Market Basket Analysis Retail Foodmart Example: Step by step using R

This post will be a small step by step implementation of Market Basket Analysis using Apriori Algorithm using R for better understanding of the implementation with R using a small dataset. This will also help to give detailed understanding of how simply we can use R for such purposes.

I’ve made the data from the foodmart dataset into this transaction set using the combination of the Time_Id and Customer_Id composite key. This will be a unique transaction Id which has been created as Trans_ID and incorporated Product name for easier understanding with the table name POS_Transcations. I have exported the data from this table as RetailFoodMartData.csv. This has 86829 records. For the sake of simplicity and quick understanding I have copied few data in transactions limited the number of rows to 105 and reexecuted the whole with RetailFoodMartDataTest.csv. The final result shown will be the output of RetailFoodMartDataTest.csv.

Before we move on to convert them into transaction to put to use in the Apriori algorithm we need to make sure there is no duplicates exists in the vector or data.frame. Otherwise you will get a error like “cannot coerce list with transactions with duplicated items”. So please remove the data from the CSV source file using Data->Remove Duplicates before you import data to R

Hope this would suffice for this exercise.

I’m using R version 3.0.1 for the analysis.

Data Preparation:

Step 1: Import Excel to the R environment. If you would like to know how to import, please refer to my blog post here.

Step 2: Please find the outcomes of the import steps and summary using R and you can find the top 5 records using head.

Step 3: In the above screenshot you can realize that first 6 items are belonging to the same transaction set, now our objective is to group or aggregate the items together based on the transaction id. We can do that using AggPosData<=split(RetailPosData$ProductName,RetailPosData$Trans_Id). This will aggregate the transactions with product name. In the example shown below it for Transaction ID 396 it shows 3 Products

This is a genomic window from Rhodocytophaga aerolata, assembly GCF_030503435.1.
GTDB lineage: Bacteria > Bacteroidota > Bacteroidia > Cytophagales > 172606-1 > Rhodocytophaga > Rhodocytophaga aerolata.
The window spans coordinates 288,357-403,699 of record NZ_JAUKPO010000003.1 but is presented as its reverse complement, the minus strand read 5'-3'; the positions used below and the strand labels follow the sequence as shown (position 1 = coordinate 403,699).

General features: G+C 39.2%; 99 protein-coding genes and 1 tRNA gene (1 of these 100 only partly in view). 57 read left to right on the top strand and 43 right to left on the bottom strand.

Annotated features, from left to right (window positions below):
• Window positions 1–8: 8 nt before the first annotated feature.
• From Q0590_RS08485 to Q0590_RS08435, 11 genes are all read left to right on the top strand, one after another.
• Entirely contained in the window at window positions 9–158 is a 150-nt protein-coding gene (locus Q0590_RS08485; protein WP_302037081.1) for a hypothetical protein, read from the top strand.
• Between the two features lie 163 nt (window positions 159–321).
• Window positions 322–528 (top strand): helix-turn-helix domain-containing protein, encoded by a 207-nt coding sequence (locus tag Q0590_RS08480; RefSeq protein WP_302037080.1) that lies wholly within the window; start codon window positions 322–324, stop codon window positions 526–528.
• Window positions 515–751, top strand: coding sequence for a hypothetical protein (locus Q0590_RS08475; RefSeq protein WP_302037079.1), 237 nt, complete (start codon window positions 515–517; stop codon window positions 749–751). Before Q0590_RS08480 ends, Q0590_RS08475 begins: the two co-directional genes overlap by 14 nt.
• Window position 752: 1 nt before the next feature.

Implementation of Association Rules Algorithm:

“Mining frequent item sets and association rules is a popular and well researched method for discovering interesting relations between variables in large databases.” As the next step we would need to load the arules library to the RConsole.

Step 4: When you try to invoke the arules library packages if doesn’t exist it will show a error as shown in the picture, now you can install the package and load the library.

Step 5: Now we need to use the aggregate which has been done using split method.
We need to coerce the transaction for the purpose of Apriori algorithm to process the data we will do it as per the following: Txns<-as(AggPosData,”transactions”). This is being done with data which is aggregated in Step 3.

Now we will quickly review the Apriori Algorithm implementation in R with the picture which shows its process in a simplified manner:


Result of Summary (Txns)

In this example the summary provides the summary of the transactions as itemMatrix, this will be the input to the Apriori algorithm. In this example Atomic Bubble Gum with 6 occurrences.

Step 6: Now we will run the algorithm using the following statement:


In the above obtained results it gives an understanding that if a customer buys Just Right Canned Yams there is 100% possibility that he might by Atomic Bubble Gum, similarly if a customer purchase CDR Hot Chocolate there is a possibility for him to buy either "Just Right Large Canned Shrimp" or "Atomic Bubble Gum". Confidence refers to the likelihood of the purchase and Support refers to the % of involvement in the transactions.

Step 7: Now we will decrease the confidence level to 0.2 and see the results given below, now the rules generated has increased, You can inspect the rules using Inspect(Rules) and you can specifically look at the rules using Inspect(Rules[1]):

Step 8: Now we will visualize the Top 10 items by frequency by using the following statement, itemFrequencyPlot(Txns, topN = 5)


Good references are available which have more steps in detail:

Though this is considered to be “Poor man recommendation engine” it’s a very useful one. In my next post we will continue to analyze how we can do this kind of analysis on large volume of data.